## psk981 3 years ago Evaluate: Please look at the integral

1. psk981

$\int\limits_{C}^{} F.T ds$ for a vector field F=x ^{2}i-yj

2. psk981

from (2,4) to (1.1)

3. psk981

|dw:1352896610110:dw|

4. experimentX

along the straight line? what is T ?

5. psk981

you have to find flow

6. experimentX

|dw:1352897206497:dw|

7. psk981

how did u get r(t) i know you used the points but why did u pick t for the second set of points

8. amistre64

the t used is just a variable scalar to stretch the vector to all point along the line from the point used to anchor it to the line

9. psk981

so how would i find F. dr/dt where T=dr/dt?

10. amistre64

i dont recall the flow stuff to clearly, but does this look familiar? $\frac{dr}{dt}=\frac{dr}{dx}\frac{dx}{dt}+\frac{dr}{dy}\frac{dy}{dt}$

11. psk981

looks like chain rule

12. amistre64

this is a line integral right?

13. amistre64

http://tutorial.math.lamar.edu/Classes/CalcIII/LineIntegralsVectorFields.aspx ive always found this to be a rather good read. so im going over it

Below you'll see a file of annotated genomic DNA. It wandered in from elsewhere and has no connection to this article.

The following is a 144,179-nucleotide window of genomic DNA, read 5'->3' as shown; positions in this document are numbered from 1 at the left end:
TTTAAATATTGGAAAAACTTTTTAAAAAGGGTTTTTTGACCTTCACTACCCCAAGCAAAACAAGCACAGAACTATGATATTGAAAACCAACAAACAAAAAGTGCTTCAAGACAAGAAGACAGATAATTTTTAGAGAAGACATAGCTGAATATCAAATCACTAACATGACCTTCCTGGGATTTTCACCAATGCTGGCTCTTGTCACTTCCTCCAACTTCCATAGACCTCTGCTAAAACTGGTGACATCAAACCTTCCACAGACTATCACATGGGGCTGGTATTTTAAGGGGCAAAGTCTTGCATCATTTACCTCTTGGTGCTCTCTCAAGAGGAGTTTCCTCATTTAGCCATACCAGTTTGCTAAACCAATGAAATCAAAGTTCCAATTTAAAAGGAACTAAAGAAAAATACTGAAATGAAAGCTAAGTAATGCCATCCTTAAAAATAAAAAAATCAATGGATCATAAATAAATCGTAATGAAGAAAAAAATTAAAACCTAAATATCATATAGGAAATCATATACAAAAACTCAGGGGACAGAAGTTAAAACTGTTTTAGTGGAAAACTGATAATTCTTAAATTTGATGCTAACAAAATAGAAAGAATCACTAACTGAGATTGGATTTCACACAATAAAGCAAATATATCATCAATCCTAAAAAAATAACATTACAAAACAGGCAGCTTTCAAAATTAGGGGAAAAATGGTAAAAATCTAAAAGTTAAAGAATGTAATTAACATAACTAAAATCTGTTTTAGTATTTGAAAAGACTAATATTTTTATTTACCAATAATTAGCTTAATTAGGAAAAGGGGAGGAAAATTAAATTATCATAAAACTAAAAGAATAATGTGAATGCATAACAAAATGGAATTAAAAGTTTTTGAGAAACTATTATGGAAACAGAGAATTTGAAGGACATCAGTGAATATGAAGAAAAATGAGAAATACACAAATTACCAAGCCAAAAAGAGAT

14. psk981

r(t)= <2-t, 4-3t>

15. psk981

F=(2-t)^2i-(4-3t)j

16. amistre64

i believe we also need r'

17. psk981

how would i get it i know its a derivative would it be r(t)= -i-3j

18. psk981

r'(t)=-i-3j

19. amistre64

then thats its; dot F and r' together to get a scalar equation to integrate right?

20. psk981

yes its F. dr/dt

21. psk981

i am not sure abt the dr/dt part

22. amistre64

r= <2-t, 4-3t> r'= <(2-t)', (4-3t)'> r'= <-1, -3>

23. amistre64

F=<(2-t)^2 ,-4+3t> dot r'=< -1 , -3 > ----------------------- -(2-t^2)+12-9t

24. amistre64

got me ^2 in the wrong side ... :/

25. amistre64

the line is from t=0 to t=1 giving us$\int_{0}^{1}-4-t^2+4t-9t+12~dt$$\int_{0}^{1}-t^2-5t+8~dt$

26. amistre64

do you have an answer key to check with by chance?

27. psk981

nope

28. amistre64

well, weve followed the simple directions from pauls site; so it should be good ;)

29. psk981

these vector fields so confusing

30. amistre64

indeed they are

31. psk981

i have another vector question

32. amistre64

the Force equation gives us the force at each for each x,y point along the line the lines vector equation gives us the x and y values along the path F(r) is just defining the forces along the path; dotting with r' tho has me a little baffled at an explanation at the moment tho ;)

33. psk981

how do i draw a vector field

34. amistre64

for each lattice point on a graph you draw a little arrow indicating the direction and magnitude of the vector associated with the values of x and y (or whatever reference frame your using) at that point